"Hundai has confirmed that it is in early discussions with apple on collaborating to develop a self driving car. But in case you're jumping ahead to apple may be buying hyundai or anything like that. This seems to be just a partnership right now and also hyundai says apple is talking to several carmakers about a bunch of things right now so quoting. Cnbc we understand. That apple is in discussions with a variety of global automakers including hyundai motor as the discussion is at its early stage. Nothing has been decided a representative from honda motor told. Cnbc's cherry king. The statement followed a local report from the korean economic daily. That said apple suggested the tie up and honda motor was reviewing the terms. The report said both electric vehicle production as well as battery development were included in the proposal. And that the car could potentially be released in two thousand twenty. Seven apple declined to comment on the report and quote at the exact same time in bloomberg mark. Gurman has a piece up saying yes. Apple is developing an autonomous electric vehicle. But the timeline for release. His sources say is five to seven years. Also this quote a key. Differentiator would be apple's ability to integrate. Its driving system a pricey initiative that has spurred the company to develop its own software sensor hardware chip technologies. The goal is to let a user input their destination and be driven there with little or no other engagement. According to the people familiar with the project apple doesn't manufacture its own products and it will likely take the same approach with a vehicle. It's unclear which company would assemble the car. Though in its first attempt about five years ago apple worked with engineers from magna international a major auto industry contract manufacturer apple has continued to investigate building. It's self driving car system for third party car partners rather than its own vehicle the people said and it could ultimately again abandoned. Its own car. Efforts in favor of this approach in assign it has now rebooted development of a vehicle apple in recent months shifted in executive known for his work on vehicle interiors and exteriors to its car team in twenty nine thousand nine apple hired former tesla engineering. Vice president steve macmanus but he initially worked on projects unrelated to the car. Now mcmanus leads a development. Group was several employees focused on car interiors fabrics car testing and vehicle manufacturing people with knowledge of the matter said he reports doug field a former top tesla vehicle engineer. Who runs the apple car project. Day to day apple also recently hired jonathan seve a vehicle engineer from bmw ag tesla and alphabets as a senior manager on the car projects in two thousand nineteen apple. Tapped michael schwer kuch tesla's former vice president in charge of drive systems adding to a growing list of former tesla employees working on the vehicle effort late in two thousand twenty apple also hired another former tesla vice president stuart bowers. According to a person familiar with the move. He led tesla's self driving technology team until mid two thousand nineteen and was an executive in residence at venture. Capital firm grey lag partners until july. According to his lincoln profile apples car team is filled with dozens of other x tesla hardware and self driving car. Engineers in total apple has several hundred engineers working on the project with most of them developing the self driving car system rather than the full fledged vehicle and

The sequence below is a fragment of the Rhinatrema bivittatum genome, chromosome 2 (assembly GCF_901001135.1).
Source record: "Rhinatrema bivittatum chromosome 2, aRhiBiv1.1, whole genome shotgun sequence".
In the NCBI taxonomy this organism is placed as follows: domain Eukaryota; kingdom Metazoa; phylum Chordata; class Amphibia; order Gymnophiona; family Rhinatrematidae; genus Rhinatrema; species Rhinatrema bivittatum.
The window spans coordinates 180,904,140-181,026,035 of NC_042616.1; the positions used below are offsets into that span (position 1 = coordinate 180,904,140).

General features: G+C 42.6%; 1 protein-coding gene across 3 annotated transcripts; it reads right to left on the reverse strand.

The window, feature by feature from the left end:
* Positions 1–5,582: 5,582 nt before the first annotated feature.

Apple Honda Motor Hyundai Hyundai Motor Tesla Gurman Cnbc Vice President Steve Macmanus Magna International Bloomberg Doug Field Jonathan Seve Bmw Ag Michael Schwer Mcmanus Stuart Bowers Alphabets Grey Lag Partners Lincoln